Annual Contribution$1,000$3,000$5,000$7,500$10,000$15,000
Annual Rate of Return

The top row indicates certain levels of savings that you will need to contribute each year. The column on the far left provides the annual rate of return than you expect on your investments. At the intersection of each row and column, you’ll be able to determine how long it will take you to reach the $1 million dollar level.

So for example, in looking at the table, if you want to become a millionaire in 25 years, you can scan the table and see that you can reach that goal by saving $15,000 per year and earning a rate of return of 7%.

The table raises at least four questions.

Question 1: What if my situation is different than what’s reflected in the table? 

It’s easy to make these calculations in Excel. The formula is called future value, or FV for short, and would look like this–

=fv(8%, 20, -18000)

If you enter the above formula in Excel, the result is $823,715.36. Here’s what each element of the formula means:

  • =fv is the code used for the Future Value formula in Excel
  • 8% is the assumed annual rate of return
  • 20 is the number of years contributions will be made to the investment
  • -18000 represents the annual contribution, expressed as a negative number, which produces a positive result (don’t ask, just trust me)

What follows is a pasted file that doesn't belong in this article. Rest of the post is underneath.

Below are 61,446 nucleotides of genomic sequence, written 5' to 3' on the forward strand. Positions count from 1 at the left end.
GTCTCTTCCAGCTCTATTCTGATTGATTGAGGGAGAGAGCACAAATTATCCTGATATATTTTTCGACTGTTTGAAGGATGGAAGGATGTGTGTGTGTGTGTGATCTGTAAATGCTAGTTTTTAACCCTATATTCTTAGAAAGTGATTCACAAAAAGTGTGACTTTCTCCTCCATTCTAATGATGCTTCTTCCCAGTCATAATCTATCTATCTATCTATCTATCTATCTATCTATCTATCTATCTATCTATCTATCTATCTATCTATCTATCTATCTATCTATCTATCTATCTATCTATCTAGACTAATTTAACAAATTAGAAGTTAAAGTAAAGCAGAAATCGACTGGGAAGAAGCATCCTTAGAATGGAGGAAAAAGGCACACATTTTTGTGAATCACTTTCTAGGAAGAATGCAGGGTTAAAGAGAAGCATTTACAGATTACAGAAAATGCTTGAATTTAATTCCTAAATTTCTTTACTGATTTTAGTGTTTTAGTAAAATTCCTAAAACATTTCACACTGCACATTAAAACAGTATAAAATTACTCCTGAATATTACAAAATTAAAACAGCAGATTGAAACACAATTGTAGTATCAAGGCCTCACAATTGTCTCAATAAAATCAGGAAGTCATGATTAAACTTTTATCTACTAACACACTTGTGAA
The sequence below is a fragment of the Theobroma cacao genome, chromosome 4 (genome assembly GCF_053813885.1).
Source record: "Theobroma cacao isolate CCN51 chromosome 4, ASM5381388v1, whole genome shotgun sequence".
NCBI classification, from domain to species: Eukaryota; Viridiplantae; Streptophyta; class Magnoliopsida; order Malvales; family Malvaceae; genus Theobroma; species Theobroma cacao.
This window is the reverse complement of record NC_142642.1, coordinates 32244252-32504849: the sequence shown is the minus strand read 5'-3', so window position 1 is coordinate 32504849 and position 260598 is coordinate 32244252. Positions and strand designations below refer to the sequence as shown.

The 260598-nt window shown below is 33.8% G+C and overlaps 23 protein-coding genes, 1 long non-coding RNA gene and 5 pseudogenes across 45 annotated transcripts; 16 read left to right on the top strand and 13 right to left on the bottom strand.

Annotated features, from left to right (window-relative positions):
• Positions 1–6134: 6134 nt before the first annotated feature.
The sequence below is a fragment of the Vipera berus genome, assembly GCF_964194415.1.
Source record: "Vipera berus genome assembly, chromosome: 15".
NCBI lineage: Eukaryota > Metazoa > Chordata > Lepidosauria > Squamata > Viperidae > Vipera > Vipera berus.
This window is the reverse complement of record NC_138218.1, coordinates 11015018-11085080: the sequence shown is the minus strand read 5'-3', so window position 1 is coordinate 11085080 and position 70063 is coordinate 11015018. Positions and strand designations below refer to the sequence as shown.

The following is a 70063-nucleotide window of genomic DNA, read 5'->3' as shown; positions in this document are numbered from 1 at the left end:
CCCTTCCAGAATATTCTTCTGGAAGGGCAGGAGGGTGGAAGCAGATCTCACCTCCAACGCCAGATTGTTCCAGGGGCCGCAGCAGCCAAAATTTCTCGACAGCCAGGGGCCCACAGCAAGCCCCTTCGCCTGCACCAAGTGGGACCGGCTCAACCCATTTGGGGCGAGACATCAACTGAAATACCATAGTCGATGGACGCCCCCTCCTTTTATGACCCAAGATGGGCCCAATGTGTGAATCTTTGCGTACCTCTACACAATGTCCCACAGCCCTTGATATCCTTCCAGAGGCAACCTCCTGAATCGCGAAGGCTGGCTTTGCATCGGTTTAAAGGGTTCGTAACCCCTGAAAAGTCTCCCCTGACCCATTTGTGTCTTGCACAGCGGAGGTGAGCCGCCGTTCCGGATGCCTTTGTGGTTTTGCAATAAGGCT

You can of course change any or all of the numbers to suit your situation. Also, the above formula compounds the return annually. If you want to compound the return monthly, here’s what you do–

=fv(8%/12, 20*12, -18000/12)

This modification converts all of the inputs to monthly numbers.

Question 2: What if I’ve already started saving? How do I reflect my current liquid assets in this formula?

Since many people have already started to save, they want to know how long it will take to become millionaires not starting from zero, but from the amount they’ve already saved. Once again, Excel to the rescue–


The formula hasn’t changed much. In fact, the only change is the addition of -100000 at the end. This represents the amount already saved. You can of course change it to fit your circumstances. The result of the above formula, by the way, is $1,376,210.90. That’s the amount you would have if you started with $100,000, invested $1,500 a month (-18000/12), for 20 years (20 * 12), and earned 8% compounded monthly (8%/12).

Question 3: Is there an easier way to figure out how much to save to reach $1,000,000 in a set period of time?

Yes, and it’s called the Payment (PMT) formula in Excel. Let’s assume that you want to become a millionaire in 10 years and believe you can earn a 10% return on your investments. How much would you have to save each month to reach your goal?


Using the above formula results in a monthly savings amount of $4,881.74.

Question 4: What’s a realistic rate of return to use in these calculations?

The answer depends largely on your asset allocation. A portfolio weighted toward stocks will experience more fluctuations but also higher returns over the long period. I tend to stick with 7 to 8%, but your mileage may vary.